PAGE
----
Our tour over, we all descended on the Palace Hotel, our accommodation for the night and we were in for a real treat.  The hotel was built in 1889 with a vision of providing fine dining and coffee to the community.  By 1892 the owners realised that fine dining and coffee didn’t provide enough income to keep them in business, so they joined the scores of other licensed hotels selling alcoholic beverages.

Palace Hotel

The hotel gained new popularity and notoriety when the cast and crew of the film Priscilla Queen of the Desert came to town in 1994 and filmed scenes in and around the hotel and the town. Many of the characters stayed at the hotel and it is still possible to visit (and even stay in) the Priscilla Room – which is gorgeous.  The Palace has been associated with the film ever since and still contains some of the props used including an enormous high heel shoe. It’s the reason why the town celebrates a “Broken Heel Festival” in September each year, with performances from the nation’s best cultural personalities plus showgirls, Bio Queens, Drag Queens & Drag Kings. It’s a far cry from the mining culture that originally made the town wealthy.

To top it off, the day we were in town was Friday 13th July, so all the waiters were dressed up appropriately, adding to the great atmosphere of the place which was certainly the centre of town that night and I suspect every weekend.

After a great sleep in our palatial rooms of basic (some might say retro) hotel style we were up ready for the next adventure.  After breakfast we were off to the Royal Flying Doctor Service base. 

We were shown though the centre and gained an understanding of how the work comes and goes.  The Broken Hill base covers a “mere” 640,000km2 area.  They have four Beechcraft King Airs worth $12,000,000 each.  One was on a retrieval while we were there. It was clear how the costs mount up with just one retrieval over the minimal retrieval distance costing $10,000.  The government provides significant funding however a large proportion is still raised from mums and dads fundraising all over the country. 

It’s a humble reminder how all of us might need their service one day.  We all need to think how we can contribute to this amazing service.  They are always looking for pilots so anyone who is sick of their day job and has a commercial license could go join them for a rewarding and adventurous time.  I had to keep reminding Biggles (Stephen White aka CEO) that he had an important job to do presently and not to put his hand up quite yet.

Medical chest with numbered medicines that doctors could prescribe to patients over the air
The original MSF

With the RFDS behind us it was off to the refuelled planes ready for our next air adventure enroute to Dubbo over more dry, parched country – a stark reminder that 90% of New South Wales is in drought.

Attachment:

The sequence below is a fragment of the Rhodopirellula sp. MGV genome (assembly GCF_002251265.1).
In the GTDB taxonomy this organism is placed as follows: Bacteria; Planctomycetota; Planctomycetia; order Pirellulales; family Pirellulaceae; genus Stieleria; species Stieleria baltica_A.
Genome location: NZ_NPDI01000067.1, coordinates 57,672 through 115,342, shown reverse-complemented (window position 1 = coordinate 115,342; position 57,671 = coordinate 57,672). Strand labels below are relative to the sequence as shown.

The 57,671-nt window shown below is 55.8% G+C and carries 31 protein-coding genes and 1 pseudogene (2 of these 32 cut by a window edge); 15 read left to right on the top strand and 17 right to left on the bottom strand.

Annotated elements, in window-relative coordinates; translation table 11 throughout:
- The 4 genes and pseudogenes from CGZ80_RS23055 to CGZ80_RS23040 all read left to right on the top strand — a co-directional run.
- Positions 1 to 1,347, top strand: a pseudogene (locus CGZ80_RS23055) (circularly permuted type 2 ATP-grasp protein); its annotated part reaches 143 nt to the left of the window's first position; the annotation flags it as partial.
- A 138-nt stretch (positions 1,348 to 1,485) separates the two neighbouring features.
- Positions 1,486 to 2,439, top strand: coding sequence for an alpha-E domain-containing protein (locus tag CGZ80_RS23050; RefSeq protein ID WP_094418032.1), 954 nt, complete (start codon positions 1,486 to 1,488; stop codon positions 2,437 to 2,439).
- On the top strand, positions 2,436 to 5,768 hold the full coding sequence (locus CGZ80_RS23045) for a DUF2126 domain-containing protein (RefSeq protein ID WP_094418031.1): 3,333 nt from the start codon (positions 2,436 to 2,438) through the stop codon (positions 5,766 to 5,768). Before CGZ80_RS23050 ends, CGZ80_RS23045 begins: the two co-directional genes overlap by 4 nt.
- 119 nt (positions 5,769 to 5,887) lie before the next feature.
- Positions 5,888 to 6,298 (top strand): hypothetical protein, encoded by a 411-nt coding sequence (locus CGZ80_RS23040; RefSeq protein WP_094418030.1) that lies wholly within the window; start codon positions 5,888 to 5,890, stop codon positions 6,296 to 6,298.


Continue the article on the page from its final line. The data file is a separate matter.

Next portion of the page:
Dubbo to Redcliffe: Mick Gardner – ROC

We spent a chilly night in Dubbo prior to our final leg home to Redcliffe. Sunday morning started off freezing cold at -5 degrees, so we knew we didn’t have to hurry out to the airport. The planes would be hard to start if we got there too early. We walked two blocks to a cafe only to find out they were fully booked. We found another cafe around the corner that was also full but they at least offered us seats outside. Outside? Did we hear right? In sub zero temperatures? But by this stage we were hungry and desperate for coffees so we sat outside under some gas heaters that sort of worked for a while which wasn’t too bad.  Andrew asked the waitress for the biggest coffee they had and to all our surprise they didn’t disappoint. A few minutes later the waitress walked out with a “Bucket of Coffee” (supersize mug) so the morning started off with a few laughs and nice food.  

After packing our bags most of us headed off to Dubbo airport in a Maxi Taxi while Sam, Tania and the girls stayed in Dubbo to visit the Western Plains Zoo.

With clear blue skies we were eager to get home but decided to stop in Tamworth to stretch our legs and have a toilet break. TRE was the first to depart followed by ROC, FRF and MSF. With only a 60 minute flight time we arrived in Tamworth, home to the Australian Defence Force flight school. It’s a D Class aerodrome so we had the tower to contend with.

Heading to Tamworth from Dubbo

Ready for our next coffee we discovered that the Tamworth Airport Terminal is being upgraded so the coffee shop was closed. The pop up café that’s meant to be its replacement during the upgrade was also closed for the weekend so we were out of luck. TRE didn’t muck around and departed pretty well straight away while the rest of us had a chat deciding what was the best way to plan into Redcliffe as we had Brisbane airspace to consider.  

Departing Tamworth

After a while we also headed back to the planes and departed on Runway 30R as Tamworth has parallel runways. It was about a 2 hour leg over some high terrain and we noticed a few bushfires along the way.  

Between Tamworth and Inverell

Our track took us over the top of Amberley RAAF base which was not active and from there we requested clearance through Brisbane airspace which we were granted, much to our surprise.  

Passing over the NSW/Qld border and the Scenic Rim

One by one we all arrived safely back at Redcliffe. After unpacking the planes we ended up debriefing over a drink or two at the club on what really was a trip of a lifetime.  

On descent past Gold Creek Dam, Enoggera Dam and The Gap

All of us would like to thank Sam Keenan for the work he put into arranging the trip. It was a very professional effort and all went smoothly because of it. The camaraderie that built over the trip was exceptional and it was great to share a week of fun and adventure with such a great group of people. We all learned a lot along the way but mostly shared some great times and places in a way that not many people have the opportunity to do. It highlights how fortunate we are to be members of such a great club that promotes trips like this, allowing less experienced aviators to mix with, and learn from, those who’ve been around and flying for longer.